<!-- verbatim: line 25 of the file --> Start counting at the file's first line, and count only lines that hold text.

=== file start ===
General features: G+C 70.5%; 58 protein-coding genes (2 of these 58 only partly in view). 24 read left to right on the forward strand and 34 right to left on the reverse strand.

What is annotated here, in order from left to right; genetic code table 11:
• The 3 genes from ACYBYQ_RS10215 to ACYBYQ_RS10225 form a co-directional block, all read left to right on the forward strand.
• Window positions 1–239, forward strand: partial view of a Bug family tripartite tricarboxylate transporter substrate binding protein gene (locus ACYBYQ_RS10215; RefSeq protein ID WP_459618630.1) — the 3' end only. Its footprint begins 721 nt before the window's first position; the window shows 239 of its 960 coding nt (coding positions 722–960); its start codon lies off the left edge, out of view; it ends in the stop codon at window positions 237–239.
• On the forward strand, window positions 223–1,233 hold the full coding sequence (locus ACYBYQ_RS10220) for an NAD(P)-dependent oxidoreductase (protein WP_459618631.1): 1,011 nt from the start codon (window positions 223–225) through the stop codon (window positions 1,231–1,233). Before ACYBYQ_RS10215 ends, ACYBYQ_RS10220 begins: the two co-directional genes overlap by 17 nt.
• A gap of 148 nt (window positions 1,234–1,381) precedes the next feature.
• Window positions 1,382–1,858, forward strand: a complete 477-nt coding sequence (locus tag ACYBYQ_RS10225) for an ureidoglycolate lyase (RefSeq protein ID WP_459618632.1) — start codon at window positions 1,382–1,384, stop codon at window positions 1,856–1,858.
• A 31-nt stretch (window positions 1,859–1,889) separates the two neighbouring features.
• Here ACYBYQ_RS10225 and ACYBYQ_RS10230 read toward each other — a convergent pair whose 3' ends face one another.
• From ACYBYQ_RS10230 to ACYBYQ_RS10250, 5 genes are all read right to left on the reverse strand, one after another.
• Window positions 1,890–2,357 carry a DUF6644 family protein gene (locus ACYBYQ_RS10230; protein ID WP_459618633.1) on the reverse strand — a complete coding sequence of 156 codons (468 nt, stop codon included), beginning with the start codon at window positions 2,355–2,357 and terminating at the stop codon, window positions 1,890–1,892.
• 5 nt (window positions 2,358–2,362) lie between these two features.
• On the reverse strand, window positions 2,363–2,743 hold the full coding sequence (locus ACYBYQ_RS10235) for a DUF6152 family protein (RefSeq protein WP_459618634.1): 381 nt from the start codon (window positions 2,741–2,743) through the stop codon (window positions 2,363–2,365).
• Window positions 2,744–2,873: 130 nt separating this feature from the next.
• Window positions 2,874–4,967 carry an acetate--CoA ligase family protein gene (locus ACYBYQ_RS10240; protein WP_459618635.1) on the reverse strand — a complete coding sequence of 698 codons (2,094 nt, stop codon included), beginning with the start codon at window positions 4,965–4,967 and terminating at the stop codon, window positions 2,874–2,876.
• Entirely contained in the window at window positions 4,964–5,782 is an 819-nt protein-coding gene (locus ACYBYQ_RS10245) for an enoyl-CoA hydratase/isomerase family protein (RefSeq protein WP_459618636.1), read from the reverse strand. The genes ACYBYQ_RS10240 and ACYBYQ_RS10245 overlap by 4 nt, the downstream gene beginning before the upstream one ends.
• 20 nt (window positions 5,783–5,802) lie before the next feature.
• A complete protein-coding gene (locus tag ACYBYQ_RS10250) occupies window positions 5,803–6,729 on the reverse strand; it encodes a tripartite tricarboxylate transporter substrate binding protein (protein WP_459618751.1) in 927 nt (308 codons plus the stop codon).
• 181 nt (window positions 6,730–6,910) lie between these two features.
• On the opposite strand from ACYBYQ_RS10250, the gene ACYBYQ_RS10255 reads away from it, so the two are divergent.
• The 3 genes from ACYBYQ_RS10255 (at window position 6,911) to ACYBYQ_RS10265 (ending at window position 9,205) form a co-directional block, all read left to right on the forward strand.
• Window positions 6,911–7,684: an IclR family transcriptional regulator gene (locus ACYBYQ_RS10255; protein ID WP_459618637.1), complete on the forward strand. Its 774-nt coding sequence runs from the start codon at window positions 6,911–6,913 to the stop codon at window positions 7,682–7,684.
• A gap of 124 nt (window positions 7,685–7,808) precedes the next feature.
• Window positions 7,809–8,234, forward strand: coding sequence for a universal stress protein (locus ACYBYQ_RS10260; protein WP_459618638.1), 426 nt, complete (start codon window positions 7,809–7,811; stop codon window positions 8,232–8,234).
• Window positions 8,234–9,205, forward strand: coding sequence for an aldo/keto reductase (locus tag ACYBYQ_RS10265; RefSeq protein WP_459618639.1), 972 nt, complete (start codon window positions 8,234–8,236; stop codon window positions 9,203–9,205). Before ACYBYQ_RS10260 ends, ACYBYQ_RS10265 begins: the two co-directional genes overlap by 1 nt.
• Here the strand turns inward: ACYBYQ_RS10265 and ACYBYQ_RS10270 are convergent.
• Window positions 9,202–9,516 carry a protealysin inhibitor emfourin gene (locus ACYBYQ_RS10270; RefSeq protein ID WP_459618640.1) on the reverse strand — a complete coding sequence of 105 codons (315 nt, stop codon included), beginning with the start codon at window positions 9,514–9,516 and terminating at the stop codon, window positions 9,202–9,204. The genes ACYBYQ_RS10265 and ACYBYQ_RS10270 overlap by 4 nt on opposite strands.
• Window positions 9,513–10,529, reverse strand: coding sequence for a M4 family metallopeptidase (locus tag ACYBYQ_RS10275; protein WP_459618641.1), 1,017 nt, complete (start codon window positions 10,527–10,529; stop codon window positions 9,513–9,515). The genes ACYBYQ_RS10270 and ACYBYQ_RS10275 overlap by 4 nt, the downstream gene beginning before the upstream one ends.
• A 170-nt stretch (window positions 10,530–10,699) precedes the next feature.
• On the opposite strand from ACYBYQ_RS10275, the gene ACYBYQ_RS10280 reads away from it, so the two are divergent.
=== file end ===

• Window positions 8,234–9,205, forward strand: coding sequence for an aldo/keto reductase (locus tag ACYBYQ_RS10265; RefSeq protein WP_459618639.1), 972 nt, complete (start codon window positions 8,234–8,236; stop codon window positions 9,203–9,205). Before ACYBYQ_RS10260 ends, ACYBYQ_RS10265 begins: the two co-directional genes overlap by 1 nt.